- Cracking down on tax evaders
Countries experimenting with a CBDC are progressing towards a genuinely cashless economy wherein avoiding paying taxes could be next to impossible. When the entire financial system is digitized with a CBDC, it could potentially crackdown on a shadow economy encouraging black market transactions and undeclared work.
- Simplifying cross-border payment transactions
It is by far the most prominent benefit of a CBDC. Having a CBDC could help speed up internal transactions and reduce currency and interest-rate risks associated with cross-border transactions. A CBDC promotes the idea that people should no longer be trading through major currencies like the US Dollar (USD), provided the technology is operationally implemented to simplify cross-border payment transactions.
CBDCs vs cryptocurrencies
A blockchain-based CBDC can also be used as a medium of exchange, a unit of measurement, and a store of value, striking a balance between the privacy and security of a centralized currency. But how are CBDCs different from cryptocurrencies? Let’s try to find out in this section.
Although both CBDCs and cryptocurrencies use the distributed ledger technology, their primary goals set them apart.
- CBDCs use permissioned, private blockchains
Unlike cryptocurrencies, CBDCs employ permissioned or private blockchains because they have a centralized structure. As opposed to that, cryptocurrencies operate on permissionless, public blockchains.
- Lack of anonymity with CBDCs
There are certain anonymity benefits enjoyed by cryptocurrency users, making the transactions virtual anonymous. Meaning, it is not possible to name or identify specific individuals involved in crypto transactions. On the other hand, users engaged in CBDC transactions will have their identity associated with their bank account and personal information.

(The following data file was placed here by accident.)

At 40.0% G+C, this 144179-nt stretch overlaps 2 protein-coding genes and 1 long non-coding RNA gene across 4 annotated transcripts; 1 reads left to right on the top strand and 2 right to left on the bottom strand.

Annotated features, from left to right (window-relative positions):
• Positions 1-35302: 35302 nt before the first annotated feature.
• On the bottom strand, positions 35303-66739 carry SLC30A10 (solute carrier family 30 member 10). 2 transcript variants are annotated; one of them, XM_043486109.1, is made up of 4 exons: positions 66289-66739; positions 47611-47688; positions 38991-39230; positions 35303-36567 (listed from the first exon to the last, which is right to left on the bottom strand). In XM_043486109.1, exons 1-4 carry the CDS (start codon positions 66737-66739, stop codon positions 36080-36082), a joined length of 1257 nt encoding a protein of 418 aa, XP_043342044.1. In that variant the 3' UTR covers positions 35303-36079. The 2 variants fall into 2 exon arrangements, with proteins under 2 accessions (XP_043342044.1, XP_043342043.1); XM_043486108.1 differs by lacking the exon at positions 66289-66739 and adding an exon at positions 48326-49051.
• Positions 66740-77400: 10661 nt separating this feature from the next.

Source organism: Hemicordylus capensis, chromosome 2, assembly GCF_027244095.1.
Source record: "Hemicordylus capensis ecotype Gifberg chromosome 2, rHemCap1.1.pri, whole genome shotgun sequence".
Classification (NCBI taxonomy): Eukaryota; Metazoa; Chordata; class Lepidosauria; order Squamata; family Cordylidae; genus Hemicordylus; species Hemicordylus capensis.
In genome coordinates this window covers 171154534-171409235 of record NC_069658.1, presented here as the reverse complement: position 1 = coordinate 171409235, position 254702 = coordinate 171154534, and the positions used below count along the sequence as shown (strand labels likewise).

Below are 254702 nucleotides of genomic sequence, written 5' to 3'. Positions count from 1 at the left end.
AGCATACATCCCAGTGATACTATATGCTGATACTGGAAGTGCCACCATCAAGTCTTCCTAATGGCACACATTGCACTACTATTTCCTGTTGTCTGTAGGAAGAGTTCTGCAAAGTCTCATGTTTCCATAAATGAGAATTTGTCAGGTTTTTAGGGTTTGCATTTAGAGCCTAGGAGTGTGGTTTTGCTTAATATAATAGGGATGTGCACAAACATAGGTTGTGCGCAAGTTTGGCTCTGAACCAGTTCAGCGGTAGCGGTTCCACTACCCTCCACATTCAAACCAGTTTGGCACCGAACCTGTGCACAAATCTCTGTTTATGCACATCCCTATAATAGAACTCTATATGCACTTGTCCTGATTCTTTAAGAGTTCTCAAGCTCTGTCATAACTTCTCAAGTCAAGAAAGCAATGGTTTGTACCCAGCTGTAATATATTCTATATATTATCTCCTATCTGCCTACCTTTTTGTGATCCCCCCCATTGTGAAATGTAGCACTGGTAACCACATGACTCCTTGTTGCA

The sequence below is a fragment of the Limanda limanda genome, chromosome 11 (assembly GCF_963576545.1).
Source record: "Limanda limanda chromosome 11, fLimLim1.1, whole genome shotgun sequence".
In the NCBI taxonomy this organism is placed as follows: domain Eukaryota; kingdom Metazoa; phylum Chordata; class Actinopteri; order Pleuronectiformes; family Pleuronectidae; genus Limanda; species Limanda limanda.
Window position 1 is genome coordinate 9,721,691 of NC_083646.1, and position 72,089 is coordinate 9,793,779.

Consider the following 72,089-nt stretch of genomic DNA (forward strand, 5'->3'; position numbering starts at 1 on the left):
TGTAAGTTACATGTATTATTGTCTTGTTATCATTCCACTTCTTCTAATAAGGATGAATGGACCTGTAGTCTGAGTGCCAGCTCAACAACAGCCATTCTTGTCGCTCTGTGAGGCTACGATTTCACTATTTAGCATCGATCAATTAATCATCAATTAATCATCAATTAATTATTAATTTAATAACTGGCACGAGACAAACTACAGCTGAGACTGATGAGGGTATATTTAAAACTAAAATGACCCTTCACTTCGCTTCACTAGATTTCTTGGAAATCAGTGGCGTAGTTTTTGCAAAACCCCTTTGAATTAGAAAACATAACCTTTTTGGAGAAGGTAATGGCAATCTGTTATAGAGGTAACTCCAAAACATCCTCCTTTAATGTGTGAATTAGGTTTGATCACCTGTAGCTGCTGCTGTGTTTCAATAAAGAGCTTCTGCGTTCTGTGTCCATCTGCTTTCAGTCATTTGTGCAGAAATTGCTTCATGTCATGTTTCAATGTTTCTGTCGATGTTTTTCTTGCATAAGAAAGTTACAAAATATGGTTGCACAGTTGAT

- Central banks decided CBDC rules
As far as a CBDC network is concerned, a respective central bank will be authorized to decide the rules. With cryptocurrencies, the authority to determine the network rules is delegated to the user base.
Will CBDC kill cryptocurrencies?
Does having CBDCs mean the end of cryptocurrencies? Is CBDC a threat to the crypto universe? It is a rather interesting question that doesn’t have an immediate answer.
According to Grayscale Investments, CBDCs are essentially looking to upgrade payment infrastructure while cryptocurrencies like Bitcoin attempt to upgrade money themselves. According to the report, having a CBDC raises significant privacy concerns, such as allowing the party controlling the central ledger to monitor CBDC transactions. On the other hand, cryptocurrencies like Bitcoin address these privacy concerns where users can enjoy anonymity with their transactions.
The report concludes that while CBDCs might displace the growth of cryptocurrencies, they are not a replacement for Bitcoin.
Central bank digital currencies are nothing but a digital form of fiat money whose implementation is far from over. They are fairly in the early stages of experimentation with blockchain technology, enabling frictionless, cross-border digital payments, among other benefits.